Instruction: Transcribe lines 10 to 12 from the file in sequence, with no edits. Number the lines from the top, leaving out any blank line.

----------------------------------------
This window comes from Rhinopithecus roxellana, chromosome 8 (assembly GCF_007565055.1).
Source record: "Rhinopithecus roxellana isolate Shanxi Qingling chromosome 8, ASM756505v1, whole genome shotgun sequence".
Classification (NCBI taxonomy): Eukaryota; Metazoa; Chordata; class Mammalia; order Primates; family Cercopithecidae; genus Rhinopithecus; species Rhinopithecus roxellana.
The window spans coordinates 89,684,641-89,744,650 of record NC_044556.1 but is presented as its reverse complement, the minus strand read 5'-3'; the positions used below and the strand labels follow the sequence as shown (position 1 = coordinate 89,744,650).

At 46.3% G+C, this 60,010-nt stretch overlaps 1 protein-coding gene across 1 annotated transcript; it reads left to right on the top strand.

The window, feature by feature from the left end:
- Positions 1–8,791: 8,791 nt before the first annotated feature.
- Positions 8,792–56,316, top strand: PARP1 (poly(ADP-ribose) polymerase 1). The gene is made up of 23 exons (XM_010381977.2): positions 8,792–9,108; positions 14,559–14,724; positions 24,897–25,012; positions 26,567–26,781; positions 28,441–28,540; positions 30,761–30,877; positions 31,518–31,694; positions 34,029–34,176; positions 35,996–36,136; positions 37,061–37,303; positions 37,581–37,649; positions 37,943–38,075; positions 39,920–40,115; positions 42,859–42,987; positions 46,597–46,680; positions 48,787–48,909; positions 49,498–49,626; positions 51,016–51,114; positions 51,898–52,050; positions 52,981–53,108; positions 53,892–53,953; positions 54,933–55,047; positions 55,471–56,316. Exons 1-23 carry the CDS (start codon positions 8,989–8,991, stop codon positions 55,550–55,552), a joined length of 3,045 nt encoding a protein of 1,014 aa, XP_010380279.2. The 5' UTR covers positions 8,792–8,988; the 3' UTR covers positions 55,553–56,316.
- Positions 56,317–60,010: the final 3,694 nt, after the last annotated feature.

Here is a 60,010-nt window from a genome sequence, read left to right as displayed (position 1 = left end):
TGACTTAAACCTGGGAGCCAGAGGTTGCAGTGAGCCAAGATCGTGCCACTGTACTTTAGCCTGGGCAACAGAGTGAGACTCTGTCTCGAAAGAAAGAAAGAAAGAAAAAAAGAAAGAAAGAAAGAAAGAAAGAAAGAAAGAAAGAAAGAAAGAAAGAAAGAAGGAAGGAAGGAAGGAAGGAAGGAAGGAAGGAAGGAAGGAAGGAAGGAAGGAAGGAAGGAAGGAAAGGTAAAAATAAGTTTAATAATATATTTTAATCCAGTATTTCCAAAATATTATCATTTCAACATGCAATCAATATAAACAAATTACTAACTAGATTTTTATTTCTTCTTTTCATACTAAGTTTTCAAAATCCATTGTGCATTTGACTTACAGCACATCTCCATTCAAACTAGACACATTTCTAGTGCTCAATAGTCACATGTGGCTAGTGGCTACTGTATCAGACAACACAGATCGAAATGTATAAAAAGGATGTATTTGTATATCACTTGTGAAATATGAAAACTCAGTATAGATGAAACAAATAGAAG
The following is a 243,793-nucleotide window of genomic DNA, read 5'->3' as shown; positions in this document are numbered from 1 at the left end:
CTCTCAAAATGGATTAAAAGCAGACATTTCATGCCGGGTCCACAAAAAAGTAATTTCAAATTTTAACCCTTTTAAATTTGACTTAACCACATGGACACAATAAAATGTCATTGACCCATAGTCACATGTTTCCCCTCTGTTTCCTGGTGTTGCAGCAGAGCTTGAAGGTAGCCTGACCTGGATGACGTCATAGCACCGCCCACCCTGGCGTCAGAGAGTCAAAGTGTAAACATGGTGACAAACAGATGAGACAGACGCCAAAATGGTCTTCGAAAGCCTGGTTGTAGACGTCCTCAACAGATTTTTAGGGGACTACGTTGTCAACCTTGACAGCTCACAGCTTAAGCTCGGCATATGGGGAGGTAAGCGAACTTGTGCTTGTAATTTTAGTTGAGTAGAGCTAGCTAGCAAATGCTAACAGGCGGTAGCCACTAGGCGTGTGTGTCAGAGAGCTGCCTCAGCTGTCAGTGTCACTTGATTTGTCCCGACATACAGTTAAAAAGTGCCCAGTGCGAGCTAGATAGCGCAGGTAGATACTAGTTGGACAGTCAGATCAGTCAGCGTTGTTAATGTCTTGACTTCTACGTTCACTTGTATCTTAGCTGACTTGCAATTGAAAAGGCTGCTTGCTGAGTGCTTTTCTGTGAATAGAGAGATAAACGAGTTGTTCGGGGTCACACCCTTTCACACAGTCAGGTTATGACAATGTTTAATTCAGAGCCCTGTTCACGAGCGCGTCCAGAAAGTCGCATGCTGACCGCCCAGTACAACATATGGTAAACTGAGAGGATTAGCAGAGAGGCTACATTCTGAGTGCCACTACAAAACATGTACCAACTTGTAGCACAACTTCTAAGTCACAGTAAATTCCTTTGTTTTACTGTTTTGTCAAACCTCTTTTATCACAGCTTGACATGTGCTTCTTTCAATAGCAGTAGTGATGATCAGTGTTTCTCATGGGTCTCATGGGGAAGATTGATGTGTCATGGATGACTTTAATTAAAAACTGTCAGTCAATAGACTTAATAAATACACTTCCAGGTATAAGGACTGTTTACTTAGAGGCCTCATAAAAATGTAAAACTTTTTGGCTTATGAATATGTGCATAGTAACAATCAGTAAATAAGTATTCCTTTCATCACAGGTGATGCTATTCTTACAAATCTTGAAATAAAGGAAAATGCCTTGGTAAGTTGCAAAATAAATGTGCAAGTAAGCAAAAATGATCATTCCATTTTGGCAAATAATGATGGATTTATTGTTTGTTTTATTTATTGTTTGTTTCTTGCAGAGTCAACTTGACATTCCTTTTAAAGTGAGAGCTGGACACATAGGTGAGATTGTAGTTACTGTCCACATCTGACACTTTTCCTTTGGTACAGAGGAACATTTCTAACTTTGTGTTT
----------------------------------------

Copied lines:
Here is a 60,010-nt window from a genome sequence, read left to right as displayed (position 1 = left end):
TGACTTAAACCTGGGAGCCAGAGGTTGCAGTGAGCCAAGATCGTGCCACTGTACTTTAGCCTGGGCAACAGAGTGAGACTCTGTCTCGAAAGAAAGAAAGAAAGAAAAAAAGAAAGAAAGAAAGAAAGAAAGAAAGAAAGAAAGAAAGAAAGAAAGAAAGAAGGAAGGAAGGAAGGAAGGAAGGAAGGAAGGAAGGAAGGAAGGAAGGAAGGAAGGAAGGAAGGAAAGGTAAAAATAAGTTTAATAATATATTTTAATCCAGTATTTCCAAAATATTATCATTTCAACATGCAATCAATATAAACAAATTACTAACTAGATTTTTATTTCTTCTTTTCATACTAAGTTTTCAAAATCCATTGTGCATTTGACTTACAGCACATCTCCATTCAAACTAGACACATTTCTAGTGCTCAATAGTCACATGTGGCTAGTGGCTACTGTATCAGACAACACAGATCGAAATGTATAAAAAGGATGTATTTGTATATCACTTGTGAAATATGAAAACTCAGTATAGATGAAACAAATAGAAG
The following is a 243,793-nucleotide window of genomic DNA, read 5'->3' as shown; positions in this document are numbered from 1 at the left end: